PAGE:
In computer code, one may want to formulate an expression to achieve some particular purpose, such as to express some condition about the states of variables involved in the code. For example, suppose that you want to express the condition that a sequence s contains at least two members, and that the second member of s is not the space character (with ASCII code 32). This condition holds when the expression below is true.
(SIZE(s) > Int 1) ∧ (NOT(ASC(AT(2,s)) = Int 32))
When writing expressions involving functions and binary operations, there are some points to be careful about. One needs to be careful to use brackets as necessary to ensure that operations are applied in the desired order. This is particularly important in expressions using infix notation. You also need to apply each process in a way that is consistent with its signature. And you must apply each process in a way that is consistent with any precondition that it has. We say that an expression is not valid if it uses a function in a way that is inconsistent with its signature or its precondition. For example, ‘Q’ =Int 32 is not valid, since =Int compares two integers, and ‘Q’ is a character, while PUT(7, “This”, ‘Q’) is not valid, since 7 does not satisfy the precondition of PUT. (The precondition of PUT requires that 7≤ SIZE(“This”), but SIZE(“This”) is 4.)
The functions SIZE and AT were described in Activity 16, and the function ASC was described in Section 4.3. The binary operations =Int , >Int and ∧ are defined earlier in this section.
(a) With s = “I#am.”, evaluate each of the expressions:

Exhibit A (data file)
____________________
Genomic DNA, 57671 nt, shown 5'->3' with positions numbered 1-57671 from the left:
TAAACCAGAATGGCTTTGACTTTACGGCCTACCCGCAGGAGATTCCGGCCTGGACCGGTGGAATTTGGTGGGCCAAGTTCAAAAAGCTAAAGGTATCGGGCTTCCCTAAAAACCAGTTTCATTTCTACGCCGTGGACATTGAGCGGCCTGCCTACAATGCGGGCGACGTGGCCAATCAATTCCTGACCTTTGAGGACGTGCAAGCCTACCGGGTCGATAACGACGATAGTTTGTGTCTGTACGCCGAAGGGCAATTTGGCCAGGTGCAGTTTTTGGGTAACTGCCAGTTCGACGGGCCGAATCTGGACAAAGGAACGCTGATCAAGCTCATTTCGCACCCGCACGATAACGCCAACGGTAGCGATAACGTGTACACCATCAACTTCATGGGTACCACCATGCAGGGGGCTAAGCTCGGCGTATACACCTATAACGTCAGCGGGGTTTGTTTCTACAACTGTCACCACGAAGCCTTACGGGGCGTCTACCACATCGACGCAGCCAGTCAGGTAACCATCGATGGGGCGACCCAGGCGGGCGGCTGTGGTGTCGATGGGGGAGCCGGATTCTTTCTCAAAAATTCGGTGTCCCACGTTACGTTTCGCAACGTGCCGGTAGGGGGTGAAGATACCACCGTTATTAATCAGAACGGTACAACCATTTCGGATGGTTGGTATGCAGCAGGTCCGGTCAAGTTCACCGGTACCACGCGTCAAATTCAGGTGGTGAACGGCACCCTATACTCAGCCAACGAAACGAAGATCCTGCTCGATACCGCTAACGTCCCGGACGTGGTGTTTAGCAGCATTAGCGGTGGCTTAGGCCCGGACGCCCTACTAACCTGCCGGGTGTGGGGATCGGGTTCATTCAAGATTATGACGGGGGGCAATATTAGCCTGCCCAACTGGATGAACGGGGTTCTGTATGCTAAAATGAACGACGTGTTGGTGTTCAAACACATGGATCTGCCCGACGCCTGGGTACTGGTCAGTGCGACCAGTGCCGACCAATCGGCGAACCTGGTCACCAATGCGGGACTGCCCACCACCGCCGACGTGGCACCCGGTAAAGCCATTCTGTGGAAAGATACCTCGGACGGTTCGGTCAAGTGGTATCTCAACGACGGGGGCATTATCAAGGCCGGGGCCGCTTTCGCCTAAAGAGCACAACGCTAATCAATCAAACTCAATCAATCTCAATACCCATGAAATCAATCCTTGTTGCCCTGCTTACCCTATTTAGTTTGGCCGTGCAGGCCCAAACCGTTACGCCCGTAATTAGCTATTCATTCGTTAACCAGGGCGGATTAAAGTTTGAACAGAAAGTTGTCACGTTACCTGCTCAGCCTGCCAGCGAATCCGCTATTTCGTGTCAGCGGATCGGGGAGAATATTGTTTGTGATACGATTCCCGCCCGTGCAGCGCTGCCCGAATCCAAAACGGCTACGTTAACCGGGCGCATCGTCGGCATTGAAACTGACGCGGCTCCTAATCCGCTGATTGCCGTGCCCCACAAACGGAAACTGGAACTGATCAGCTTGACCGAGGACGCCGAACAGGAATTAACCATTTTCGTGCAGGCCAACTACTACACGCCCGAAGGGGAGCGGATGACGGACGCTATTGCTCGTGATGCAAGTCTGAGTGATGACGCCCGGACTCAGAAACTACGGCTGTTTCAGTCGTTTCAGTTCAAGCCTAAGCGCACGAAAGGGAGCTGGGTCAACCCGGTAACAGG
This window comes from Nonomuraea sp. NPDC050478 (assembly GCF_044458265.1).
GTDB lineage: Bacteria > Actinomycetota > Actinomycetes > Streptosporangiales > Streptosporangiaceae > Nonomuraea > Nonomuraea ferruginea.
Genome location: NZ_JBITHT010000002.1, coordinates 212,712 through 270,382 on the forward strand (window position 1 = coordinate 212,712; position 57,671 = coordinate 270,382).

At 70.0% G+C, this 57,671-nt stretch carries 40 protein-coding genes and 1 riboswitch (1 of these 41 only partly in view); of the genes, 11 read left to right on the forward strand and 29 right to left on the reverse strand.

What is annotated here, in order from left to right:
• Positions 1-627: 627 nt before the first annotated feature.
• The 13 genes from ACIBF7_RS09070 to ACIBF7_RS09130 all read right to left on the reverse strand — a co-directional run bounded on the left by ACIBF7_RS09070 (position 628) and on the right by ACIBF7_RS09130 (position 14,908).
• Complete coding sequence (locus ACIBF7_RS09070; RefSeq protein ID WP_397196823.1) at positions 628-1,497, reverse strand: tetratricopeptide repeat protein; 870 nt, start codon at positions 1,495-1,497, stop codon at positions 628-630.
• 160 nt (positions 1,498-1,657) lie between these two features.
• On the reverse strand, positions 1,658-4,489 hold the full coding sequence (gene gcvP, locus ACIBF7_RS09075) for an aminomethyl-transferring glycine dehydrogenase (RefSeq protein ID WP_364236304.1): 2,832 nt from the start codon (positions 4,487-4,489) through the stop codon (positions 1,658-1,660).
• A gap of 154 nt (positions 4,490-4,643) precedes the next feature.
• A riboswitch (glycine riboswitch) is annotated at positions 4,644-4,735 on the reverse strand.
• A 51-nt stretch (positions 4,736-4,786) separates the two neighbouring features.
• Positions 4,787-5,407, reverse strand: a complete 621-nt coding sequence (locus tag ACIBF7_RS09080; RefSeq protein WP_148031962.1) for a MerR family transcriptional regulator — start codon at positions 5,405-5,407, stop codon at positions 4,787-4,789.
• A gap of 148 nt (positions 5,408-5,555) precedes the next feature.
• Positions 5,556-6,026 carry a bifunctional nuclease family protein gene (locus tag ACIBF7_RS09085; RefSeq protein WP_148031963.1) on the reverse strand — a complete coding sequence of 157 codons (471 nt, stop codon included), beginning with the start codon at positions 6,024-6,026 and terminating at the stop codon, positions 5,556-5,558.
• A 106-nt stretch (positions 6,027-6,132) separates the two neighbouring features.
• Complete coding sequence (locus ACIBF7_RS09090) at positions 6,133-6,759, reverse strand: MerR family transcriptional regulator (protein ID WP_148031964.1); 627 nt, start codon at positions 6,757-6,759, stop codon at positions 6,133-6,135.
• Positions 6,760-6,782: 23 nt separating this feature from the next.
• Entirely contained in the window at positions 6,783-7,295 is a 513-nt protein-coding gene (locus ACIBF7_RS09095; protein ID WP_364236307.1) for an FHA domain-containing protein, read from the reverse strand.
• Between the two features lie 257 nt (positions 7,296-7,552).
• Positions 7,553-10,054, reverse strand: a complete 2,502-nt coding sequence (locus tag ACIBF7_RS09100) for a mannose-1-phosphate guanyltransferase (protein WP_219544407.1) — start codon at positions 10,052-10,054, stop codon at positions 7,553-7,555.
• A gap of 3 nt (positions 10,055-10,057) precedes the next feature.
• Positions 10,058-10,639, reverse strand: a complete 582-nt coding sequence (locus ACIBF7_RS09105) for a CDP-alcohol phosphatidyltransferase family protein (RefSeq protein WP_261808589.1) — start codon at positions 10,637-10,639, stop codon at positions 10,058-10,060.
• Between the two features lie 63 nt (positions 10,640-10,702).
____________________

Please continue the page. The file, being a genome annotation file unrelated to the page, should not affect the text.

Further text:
(i) AT(2, s).
(ii) ASC(AT(2, s)).
(iii) ASC(AT(2, s)) =Int 35.
(iv) NOT(ASC(AT(2, s)) =Int 35).
(v) (SIZE(s) >Int 3) ∧ (NOT (ASC (AT (2, s)) =Int 35)).
(b) Let s be a general string. Under what circumstances does the expression in (a) (v) give the value true? Under what circumstances is that expression valid?
(c) With s = “I#am.”, why is it not possible to evaluate the expression
(ASC(AT(2,s)) = Int 35)?
(a) (i) AT(2, s) = ‘#’.
(ii) ASC(AT(2, s)) = 35.
(iii) ASC(AT(2, s)) =Int 35 becomes 35 =Int 35, which evaluates to true.
(iv) NOT(ASC(AT(2, s)) =Int 35) becomes NOT (true) = false.
(v) We have SIZE(s) = 5 (the number of characters in the string “I#am.”), so (SIZE(s) >Int 3) becomes (5 >Int 3) which is true. So the expression in (v) becomes true ∧ false = false.
(b) The given expression will be true only if each of SIZE(s) >Int 3 and NOT(ASC(AT(2, s)) =Int 35) is true. The first of these is true if the string s contains at least four characters. The second is true if the second character is s is not the character ‘#’. So the expression in (a) (v) will be true if:
the string s contains at least four characters and its second character is not ‘#’.
The precondition of AT requires here that the string s contains at least two characters. The expression in (a) (v) will be valid so long as this is true. (All the other functions in the expression are total. The example in part (a) indicates that the expression is put together in a way that is consistent with the signatures of the functions.)
(c) AT(2,s) = ‘#’. Then AT(2,s) =Int 35 becomes ‘#’ =Int 35. This expression is not valid, since =Int requires two integers as inputs, and ‘#’ is a character. So the given expression is not valid.
Notice how important the brackets are in a complicated expression. The order in which the bits of the overall expression are to be evaluated is determined by the way the brackets appear in the expression. We need to follow this carefully in evaluating an expression such as that in Activity 28 (a) (v). A slip in placing one bracket can easily lead to an expression that is not valid, as in (c) above. On the whole, it is good practice when writing computing code to seek to avoid writing complicated expressions. Usually one can split the code into intermediate steps, as indicated by the steps in the evaluation in (a) above.